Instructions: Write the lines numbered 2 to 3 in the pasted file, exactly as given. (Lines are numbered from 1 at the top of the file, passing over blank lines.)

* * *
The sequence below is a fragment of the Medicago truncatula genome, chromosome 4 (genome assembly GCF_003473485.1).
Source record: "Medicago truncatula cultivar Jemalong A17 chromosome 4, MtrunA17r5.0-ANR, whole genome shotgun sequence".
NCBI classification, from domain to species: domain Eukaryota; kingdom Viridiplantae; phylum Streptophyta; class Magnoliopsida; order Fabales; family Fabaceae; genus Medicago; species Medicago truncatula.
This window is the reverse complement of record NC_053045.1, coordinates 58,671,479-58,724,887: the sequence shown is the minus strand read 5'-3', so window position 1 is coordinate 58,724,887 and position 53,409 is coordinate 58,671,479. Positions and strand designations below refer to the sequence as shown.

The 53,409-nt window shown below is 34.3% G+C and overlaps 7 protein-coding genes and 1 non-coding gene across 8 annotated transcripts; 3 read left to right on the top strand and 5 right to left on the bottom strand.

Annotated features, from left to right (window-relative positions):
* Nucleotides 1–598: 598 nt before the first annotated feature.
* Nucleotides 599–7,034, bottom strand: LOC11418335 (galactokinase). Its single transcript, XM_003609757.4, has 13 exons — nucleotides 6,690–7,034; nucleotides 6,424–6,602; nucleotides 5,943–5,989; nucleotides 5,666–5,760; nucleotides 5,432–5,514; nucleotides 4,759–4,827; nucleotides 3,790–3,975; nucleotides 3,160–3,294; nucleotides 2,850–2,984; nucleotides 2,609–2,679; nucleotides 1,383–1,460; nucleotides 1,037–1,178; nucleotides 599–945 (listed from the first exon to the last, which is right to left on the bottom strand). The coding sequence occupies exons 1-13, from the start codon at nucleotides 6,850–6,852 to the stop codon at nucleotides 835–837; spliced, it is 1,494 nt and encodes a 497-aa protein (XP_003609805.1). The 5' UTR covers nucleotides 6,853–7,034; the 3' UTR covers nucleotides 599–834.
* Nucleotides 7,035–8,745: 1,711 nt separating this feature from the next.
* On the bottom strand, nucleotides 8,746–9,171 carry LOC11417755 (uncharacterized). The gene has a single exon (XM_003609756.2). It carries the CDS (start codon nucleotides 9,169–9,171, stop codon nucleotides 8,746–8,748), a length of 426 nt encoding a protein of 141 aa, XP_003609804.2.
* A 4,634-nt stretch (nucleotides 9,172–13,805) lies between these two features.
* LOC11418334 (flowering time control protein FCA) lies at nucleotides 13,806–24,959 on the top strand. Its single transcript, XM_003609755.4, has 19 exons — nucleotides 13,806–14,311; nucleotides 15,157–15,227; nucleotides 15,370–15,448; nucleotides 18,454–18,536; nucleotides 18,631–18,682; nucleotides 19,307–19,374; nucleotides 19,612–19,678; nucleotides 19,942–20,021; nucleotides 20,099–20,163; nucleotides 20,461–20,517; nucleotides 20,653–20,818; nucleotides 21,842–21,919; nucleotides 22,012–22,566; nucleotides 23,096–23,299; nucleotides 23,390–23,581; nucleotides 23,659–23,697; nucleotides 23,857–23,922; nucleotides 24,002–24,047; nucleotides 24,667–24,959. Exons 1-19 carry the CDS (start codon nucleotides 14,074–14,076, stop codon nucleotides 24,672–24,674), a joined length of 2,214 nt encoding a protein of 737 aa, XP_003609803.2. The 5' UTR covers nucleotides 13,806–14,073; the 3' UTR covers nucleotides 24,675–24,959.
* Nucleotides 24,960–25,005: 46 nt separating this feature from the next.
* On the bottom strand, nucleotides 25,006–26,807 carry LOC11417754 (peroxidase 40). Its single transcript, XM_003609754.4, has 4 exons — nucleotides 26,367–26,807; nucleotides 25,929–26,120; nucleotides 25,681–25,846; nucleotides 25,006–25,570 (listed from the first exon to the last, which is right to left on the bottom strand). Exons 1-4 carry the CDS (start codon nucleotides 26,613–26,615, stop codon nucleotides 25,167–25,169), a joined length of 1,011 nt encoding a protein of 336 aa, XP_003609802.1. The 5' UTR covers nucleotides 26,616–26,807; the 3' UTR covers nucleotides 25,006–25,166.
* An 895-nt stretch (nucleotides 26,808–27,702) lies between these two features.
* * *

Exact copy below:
Source record: "Medicago truncatula cultivar Jemalong A17 chromosome 4, MtrunA17r5.0-ANR, whole genome shotgun sequence".
NCBI classification, from domain to species: domain Eukaryota; kingdom Viridiplantae; phylum Streptophyta; class Magnoliopsida; order Fabales; family Fabaceae; genus Medicago; species Medicago truncatula.